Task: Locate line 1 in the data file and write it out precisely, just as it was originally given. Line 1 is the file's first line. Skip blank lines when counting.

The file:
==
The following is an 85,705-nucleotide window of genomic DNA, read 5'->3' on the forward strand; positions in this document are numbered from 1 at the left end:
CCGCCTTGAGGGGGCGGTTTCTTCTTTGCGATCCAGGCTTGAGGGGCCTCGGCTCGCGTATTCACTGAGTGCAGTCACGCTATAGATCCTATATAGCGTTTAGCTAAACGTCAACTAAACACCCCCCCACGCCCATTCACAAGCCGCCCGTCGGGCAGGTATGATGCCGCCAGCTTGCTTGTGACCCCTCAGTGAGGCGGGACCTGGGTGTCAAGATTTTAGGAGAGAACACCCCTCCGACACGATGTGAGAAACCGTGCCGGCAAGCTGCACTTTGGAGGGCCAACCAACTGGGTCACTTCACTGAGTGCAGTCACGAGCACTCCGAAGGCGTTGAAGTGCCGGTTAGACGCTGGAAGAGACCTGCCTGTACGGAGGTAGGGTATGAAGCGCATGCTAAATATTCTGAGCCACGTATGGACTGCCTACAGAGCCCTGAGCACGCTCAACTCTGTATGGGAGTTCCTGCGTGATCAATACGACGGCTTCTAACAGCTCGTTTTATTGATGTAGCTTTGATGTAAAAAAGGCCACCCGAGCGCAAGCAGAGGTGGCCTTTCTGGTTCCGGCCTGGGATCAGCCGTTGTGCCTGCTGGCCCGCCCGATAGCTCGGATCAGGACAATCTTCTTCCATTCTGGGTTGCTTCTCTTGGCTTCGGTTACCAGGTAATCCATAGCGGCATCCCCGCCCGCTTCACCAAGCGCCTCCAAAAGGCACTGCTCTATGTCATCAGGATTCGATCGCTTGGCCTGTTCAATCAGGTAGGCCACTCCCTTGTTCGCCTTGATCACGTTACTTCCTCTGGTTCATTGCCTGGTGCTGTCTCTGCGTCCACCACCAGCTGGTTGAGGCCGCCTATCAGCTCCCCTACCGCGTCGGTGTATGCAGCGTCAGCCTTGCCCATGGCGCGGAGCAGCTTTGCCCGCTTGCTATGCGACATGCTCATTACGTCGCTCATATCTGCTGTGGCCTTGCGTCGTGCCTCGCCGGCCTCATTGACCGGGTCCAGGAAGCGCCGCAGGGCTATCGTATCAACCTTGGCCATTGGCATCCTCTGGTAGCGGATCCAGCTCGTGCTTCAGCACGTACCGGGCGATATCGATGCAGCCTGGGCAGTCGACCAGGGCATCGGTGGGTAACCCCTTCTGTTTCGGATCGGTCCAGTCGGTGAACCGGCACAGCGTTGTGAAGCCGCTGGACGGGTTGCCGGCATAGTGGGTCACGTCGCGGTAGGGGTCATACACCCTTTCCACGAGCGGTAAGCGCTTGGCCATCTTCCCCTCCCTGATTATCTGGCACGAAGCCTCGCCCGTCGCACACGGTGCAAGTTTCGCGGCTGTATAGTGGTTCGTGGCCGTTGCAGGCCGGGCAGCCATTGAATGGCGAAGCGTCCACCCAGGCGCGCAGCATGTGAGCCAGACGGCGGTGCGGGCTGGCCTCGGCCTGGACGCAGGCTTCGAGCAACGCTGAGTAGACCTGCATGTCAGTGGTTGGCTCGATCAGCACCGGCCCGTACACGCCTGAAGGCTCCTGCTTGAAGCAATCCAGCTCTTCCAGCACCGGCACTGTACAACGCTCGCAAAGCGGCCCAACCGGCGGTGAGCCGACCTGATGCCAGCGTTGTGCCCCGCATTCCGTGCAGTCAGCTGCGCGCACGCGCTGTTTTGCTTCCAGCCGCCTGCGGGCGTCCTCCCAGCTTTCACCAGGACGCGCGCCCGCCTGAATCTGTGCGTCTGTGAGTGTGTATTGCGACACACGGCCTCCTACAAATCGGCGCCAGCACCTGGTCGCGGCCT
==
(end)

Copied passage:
The following is an 85,705-nucleotide window of genomic DNA, read 5'->3' on the forward strand; positions in this document are numbered from 1 at the left end: